Project update 28 of 28
How time flies! Five years have passed since the conclusion of the Novena campaign. Since then, Moore’s Law has been trudging along, albeit at a slower pace than before. Still, the passage of time has raised the specifications of a Raspberry Pi past the Novena’s on many key fronts: a quad-core 64-bit CPU running at 1.5 GHz with 4 GiB RAM and USB3 for just $55. Still lacking native SATA and no on-board FPGA, but certainly quite a machine for a very affordable price.
It’s exciting to see the gap between what entry-level Makers start with and what professional consumer electronic products ship with basically vanish. A decade ago it was a 16 MHz Arduino Uno vs a 600 MHz iPhone 3GS; now it’s a quad-core 1.5 GHz Raspberry Pi vs a 2x2.5 GHz + 4x1.6 GHz iPhoneXS. That gap will only continue to narrow as Moore’s Law slows down, further reducing the disparity between what mere mortals and well-funded corporations can build with.
We are happy to report that we have met our campaign promise of guaranteed availability of the Novena mainboard for 5 years. At the time, this was a key stipulation made by the Debian community to consider it as a target for hardware support. To achieve this, we took a good chunk of the campaign proceeds and purchased strategic reserves of components that tend to go End-of-Life (EOL) quickly, allowing us to fabricate a healthy inventory of motherboards. For the past five years, we made sure the motherboard was always in-stock should someone need to buy one.
However, now that we have arrived at the 5-year turning point, it’s time to officially announce the Novena mainboard as entering "EOL" status. Significantly, some of the chips used on the Novena mainboard are no longer in mass production, making it difficult to produce new boards.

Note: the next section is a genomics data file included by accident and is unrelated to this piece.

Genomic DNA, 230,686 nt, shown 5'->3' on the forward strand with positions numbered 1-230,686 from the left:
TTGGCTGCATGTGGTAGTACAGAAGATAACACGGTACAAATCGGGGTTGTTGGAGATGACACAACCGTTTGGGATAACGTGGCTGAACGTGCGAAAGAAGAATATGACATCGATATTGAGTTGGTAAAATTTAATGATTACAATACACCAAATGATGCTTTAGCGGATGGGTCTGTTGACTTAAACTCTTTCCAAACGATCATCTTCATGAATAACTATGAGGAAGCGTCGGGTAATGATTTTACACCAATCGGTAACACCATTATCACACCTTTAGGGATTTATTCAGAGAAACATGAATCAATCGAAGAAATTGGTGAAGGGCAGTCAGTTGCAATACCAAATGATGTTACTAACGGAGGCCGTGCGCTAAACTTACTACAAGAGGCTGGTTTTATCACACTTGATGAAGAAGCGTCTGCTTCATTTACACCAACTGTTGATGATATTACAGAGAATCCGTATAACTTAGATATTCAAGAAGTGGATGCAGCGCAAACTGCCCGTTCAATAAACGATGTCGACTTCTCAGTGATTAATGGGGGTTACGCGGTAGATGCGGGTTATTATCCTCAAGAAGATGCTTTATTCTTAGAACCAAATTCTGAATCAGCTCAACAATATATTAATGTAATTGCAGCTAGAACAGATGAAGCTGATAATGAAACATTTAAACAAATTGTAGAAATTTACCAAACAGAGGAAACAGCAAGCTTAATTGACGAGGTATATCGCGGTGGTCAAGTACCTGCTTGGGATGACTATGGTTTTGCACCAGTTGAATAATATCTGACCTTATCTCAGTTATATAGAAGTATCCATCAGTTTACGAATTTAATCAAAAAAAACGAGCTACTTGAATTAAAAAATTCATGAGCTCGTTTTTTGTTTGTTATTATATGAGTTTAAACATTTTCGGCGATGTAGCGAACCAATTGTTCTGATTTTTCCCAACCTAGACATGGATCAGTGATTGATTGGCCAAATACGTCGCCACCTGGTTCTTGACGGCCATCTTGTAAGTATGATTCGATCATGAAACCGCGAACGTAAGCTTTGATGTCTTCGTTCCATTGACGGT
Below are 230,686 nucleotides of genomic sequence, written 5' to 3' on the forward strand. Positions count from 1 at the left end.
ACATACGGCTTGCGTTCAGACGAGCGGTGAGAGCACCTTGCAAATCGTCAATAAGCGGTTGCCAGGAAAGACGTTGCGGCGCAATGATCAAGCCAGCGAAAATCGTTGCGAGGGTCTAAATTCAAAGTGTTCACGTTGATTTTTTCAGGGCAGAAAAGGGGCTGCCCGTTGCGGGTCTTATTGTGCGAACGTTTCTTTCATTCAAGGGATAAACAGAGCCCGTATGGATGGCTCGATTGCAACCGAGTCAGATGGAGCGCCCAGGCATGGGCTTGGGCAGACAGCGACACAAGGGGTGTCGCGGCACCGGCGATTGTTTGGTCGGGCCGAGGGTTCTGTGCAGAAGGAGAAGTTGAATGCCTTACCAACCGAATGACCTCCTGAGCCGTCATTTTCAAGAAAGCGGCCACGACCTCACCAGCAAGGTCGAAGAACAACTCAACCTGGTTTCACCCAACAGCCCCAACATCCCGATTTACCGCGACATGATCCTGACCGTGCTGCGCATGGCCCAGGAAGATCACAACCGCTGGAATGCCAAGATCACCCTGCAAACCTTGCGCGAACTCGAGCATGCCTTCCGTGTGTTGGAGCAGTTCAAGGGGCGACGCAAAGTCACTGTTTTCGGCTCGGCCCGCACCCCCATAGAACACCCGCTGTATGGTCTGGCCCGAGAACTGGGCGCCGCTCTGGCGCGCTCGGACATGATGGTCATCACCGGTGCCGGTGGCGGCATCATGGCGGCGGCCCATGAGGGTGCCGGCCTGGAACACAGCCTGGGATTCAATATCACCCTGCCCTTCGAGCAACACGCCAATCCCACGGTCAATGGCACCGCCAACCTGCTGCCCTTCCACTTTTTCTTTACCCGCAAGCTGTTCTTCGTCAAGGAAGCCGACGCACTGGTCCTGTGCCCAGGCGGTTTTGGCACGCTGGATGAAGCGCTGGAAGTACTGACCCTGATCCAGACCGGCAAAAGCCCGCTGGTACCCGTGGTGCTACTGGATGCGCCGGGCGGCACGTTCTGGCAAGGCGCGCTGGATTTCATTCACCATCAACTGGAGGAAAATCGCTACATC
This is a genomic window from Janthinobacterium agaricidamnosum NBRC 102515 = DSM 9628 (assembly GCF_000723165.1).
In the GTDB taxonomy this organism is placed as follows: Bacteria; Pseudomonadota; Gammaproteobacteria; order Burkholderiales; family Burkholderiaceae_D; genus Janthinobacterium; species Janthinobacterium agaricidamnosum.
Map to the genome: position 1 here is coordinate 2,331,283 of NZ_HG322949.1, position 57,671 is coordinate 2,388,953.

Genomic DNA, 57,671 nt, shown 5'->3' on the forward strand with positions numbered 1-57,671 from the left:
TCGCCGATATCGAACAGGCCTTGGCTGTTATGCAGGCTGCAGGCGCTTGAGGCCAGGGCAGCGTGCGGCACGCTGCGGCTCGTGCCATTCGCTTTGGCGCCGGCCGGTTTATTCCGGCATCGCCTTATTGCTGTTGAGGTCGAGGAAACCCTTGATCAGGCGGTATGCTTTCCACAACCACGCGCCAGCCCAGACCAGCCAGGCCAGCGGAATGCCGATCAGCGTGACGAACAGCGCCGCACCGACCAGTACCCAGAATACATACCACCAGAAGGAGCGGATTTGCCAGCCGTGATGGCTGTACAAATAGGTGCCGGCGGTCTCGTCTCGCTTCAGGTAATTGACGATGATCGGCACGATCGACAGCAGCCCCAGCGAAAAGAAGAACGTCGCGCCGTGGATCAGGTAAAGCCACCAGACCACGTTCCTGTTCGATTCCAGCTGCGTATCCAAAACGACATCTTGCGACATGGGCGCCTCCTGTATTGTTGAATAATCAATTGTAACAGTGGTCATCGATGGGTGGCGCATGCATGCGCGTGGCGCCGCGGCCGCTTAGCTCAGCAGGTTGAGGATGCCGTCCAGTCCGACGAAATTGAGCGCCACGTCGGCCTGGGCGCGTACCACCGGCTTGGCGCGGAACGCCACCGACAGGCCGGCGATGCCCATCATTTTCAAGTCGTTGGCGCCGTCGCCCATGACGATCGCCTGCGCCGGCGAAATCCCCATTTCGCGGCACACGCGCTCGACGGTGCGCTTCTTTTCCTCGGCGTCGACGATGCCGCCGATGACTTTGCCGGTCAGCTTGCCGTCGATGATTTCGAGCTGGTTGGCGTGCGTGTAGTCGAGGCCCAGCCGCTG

Thus, we are officially ending our guarantee to produce new hardware based on demand. Today, we’d like to offer our supporters a "last time buy" offer. We have about fifty units in stock, which we are discounting to a price of $199. If you have an installation that depends on the availability of Novena mainboards, now would be a good time to purchase a spare. Additionally, there are a few leftover accessories and add-on items available while supplies last.
To wit, we have had several Novena mainboards that have been running 24/7/365 for the past 5 years, and experienced few failures. We’re personally hoping to wring another 5 years of service out of our Novena-based server farms; with negligible power consumption, they continue to adequately serve web traffic and CI builds for a couple small businesses. There’s also an Heirloom laptop still happily chugging away day after day next to the workbench.
We’re excited to see that there are numerous alternatives to Novena along the openness spectrum that have cropped up over the years, and we are hoping to see the trend continue toward better and more open computing hardware reaching the hands of consumers.
Thanks again for your support in making the dream of open personal computing a reality!
-bunnie & xobs